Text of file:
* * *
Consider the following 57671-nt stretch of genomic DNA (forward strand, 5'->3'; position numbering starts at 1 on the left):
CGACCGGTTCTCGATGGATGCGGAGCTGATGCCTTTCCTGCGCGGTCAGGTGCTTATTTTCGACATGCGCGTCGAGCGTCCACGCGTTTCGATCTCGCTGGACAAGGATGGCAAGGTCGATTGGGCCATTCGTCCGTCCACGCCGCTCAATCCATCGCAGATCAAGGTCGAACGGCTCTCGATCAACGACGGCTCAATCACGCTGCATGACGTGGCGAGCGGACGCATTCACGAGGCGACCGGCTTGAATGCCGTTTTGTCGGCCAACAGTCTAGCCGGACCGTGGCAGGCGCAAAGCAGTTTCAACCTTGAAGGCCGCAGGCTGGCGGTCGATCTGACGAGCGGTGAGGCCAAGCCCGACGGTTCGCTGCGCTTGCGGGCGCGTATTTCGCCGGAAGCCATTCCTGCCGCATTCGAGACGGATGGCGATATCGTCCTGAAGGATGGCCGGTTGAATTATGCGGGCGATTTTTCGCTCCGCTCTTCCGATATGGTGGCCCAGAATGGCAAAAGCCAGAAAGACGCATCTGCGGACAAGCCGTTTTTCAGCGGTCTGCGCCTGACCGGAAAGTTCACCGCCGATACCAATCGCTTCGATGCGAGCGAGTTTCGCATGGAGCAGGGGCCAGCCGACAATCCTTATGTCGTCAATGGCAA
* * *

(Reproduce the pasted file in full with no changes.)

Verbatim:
Consider the following 57671-nt stretch of genomic DNA (forward strand, 5'->3'; position numbering starts at 1 on the left):
CGACCGGTTCTCGATGGATGCGGAGCTGATGCCTTTCCTGCGCGGTCAGGTGCTTATTTTCGACATGCGCGTCGAGCGTCCACGCGTTTCGATCTCGCTGGACAAGGATGGCAAGGTCGATTGGGCCATTCGTCCGTCCACGCCGCTCAATCCATCGCAGATCAAGGTCGAACGGCTCTCGATCAACGACGGCTCAATCACGCTGCATGACGTGGCGAGCGGACGCATTCACGAGGCGACCGGCTTGAATGCCGTTTTGTCGGCCAACAGTCTAGCCGGACCGTGGCAGGCGCAAAGCAGTTTCAACCTTGAAGGCCGCAGGCTGGCGGTCGATCTGACGAGCGGTGAGGCCAAGCCCGACGGTTCGCTGCGCTTGCGGGCGCGTATTTCGCCGGAAGCCATTCCTGCCGCATTCGAGACGGATGGCGATATCGTCCTGAAGGATGGCCGGTTGAATTATGCGGGCGATTTTTCGCTCCGCTCTTCCGATATGGTGGCCCAGAATGGCAAAAGCCAGAAAGACGCATCTGCGGACAAGCCGTTTTTCAGCGGTCTGCGCCTGACCGGAAAGTTCACCGCCGATACCAATCGCTTCGATGCGAGCGAGTTTCGCATGGAGCAGGGGCCAGCCGACAATCCTTATGTCGTCAATGGCAA